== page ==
community offers.Local commerce deals on a national / international level is stone dropped without ripples 4 advertisers Facebook is the real deal Groupon model.

Jonathan Monday, January 10, 2011 at 3:48 AM PT

While the sills and frequency of in person, interpersonal communication are diminishing, at the same time inter personal communications are increasing. We now text multiple people a day rather than speak to perhaps two people in person. And if the in person skills diminish among the masses, isn't there an opportunity for those who have time to really develop the skill to use that to their advantage? Being friendly in public used to be normal. In the social age, will become a skill?

kirk Tuesday, July 5, 2011 at 6:58 AM PT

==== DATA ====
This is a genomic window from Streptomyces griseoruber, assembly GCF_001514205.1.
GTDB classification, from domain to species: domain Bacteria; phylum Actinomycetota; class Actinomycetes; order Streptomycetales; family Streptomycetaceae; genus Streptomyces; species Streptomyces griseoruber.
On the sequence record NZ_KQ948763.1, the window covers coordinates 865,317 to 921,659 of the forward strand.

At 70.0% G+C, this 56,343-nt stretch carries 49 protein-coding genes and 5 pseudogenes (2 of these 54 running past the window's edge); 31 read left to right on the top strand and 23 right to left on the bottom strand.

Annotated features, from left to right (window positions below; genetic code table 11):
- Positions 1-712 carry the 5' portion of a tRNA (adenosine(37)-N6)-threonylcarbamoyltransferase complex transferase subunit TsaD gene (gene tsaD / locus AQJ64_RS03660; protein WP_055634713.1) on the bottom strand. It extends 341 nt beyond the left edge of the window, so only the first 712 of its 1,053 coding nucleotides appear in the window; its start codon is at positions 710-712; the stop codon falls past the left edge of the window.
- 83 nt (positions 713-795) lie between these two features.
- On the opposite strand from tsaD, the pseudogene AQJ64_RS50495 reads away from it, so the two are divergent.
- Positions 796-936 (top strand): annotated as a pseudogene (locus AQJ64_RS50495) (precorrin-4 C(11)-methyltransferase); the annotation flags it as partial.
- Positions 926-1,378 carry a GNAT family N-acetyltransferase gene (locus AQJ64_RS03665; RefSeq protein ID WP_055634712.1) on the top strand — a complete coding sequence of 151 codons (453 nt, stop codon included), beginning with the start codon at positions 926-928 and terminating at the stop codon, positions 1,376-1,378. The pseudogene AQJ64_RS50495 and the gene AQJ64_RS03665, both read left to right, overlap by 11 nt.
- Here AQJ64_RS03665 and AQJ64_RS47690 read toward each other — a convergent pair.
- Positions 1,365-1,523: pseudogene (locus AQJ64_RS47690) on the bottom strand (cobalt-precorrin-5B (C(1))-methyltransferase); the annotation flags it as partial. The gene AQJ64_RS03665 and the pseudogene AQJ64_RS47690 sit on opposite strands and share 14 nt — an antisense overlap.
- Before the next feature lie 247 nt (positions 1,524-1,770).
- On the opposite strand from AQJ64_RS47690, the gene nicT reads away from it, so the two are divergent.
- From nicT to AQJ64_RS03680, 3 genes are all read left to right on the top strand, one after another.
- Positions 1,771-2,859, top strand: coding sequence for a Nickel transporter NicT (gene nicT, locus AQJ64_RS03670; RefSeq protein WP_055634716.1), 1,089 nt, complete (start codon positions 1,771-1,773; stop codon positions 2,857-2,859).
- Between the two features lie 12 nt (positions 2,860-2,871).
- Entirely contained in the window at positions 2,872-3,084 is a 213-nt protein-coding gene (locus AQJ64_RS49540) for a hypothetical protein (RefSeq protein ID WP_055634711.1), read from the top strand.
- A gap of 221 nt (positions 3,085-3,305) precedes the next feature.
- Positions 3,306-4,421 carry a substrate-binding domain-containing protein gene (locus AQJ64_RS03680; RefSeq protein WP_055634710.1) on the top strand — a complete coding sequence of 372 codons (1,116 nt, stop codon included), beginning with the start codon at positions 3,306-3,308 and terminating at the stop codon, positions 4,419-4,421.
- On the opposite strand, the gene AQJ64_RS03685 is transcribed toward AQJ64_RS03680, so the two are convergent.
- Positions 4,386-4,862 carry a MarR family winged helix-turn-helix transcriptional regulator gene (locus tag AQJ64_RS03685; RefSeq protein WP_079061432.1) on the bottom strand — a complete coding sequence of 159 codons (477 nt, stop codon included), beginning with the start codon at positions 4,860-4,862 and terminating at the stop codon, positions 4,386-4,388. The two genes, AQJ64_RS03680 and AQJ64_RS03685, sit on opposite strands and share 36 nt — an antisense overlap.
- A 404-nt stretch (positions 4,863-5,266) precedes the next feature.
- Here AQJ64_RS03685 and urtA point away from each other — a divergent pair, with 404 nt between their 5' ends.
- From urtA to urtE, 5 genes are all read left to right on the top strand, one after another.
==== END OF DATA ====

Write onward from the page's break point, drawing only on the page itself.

Yes, possibly. Whichever way we look at it, the social web is having a profound impact on sociology for sure!

Sramana Mitra Tuesday, July 5, 2011 at 11:10 AM PT

Great article! Will post on Facebook–couldn't help it. I just wonder if young people will need social skills. Will it be more important to say what you want to say in 140 characters, text quickly with your thumbs, and move from one technology to another? I hope that is not the trend, but you never know if our computers are the voice of the future. Maybe we need to start teaching them manners.

Nancy Miller Friday, July 8, 2011 at 7:37 PM PT

it’s an impatient, frivolous, crowded social set up we are living in. That is why we prefer to satisfy our primary senses digitally. A recent article read social networking has surpassed cyber porn, strange but true! I really liked your article.
But, how much of theory is practically implemented and actions being recorded, that is the ?

Amrit Wednesday, July 27, 2011 at 6:47 AM PT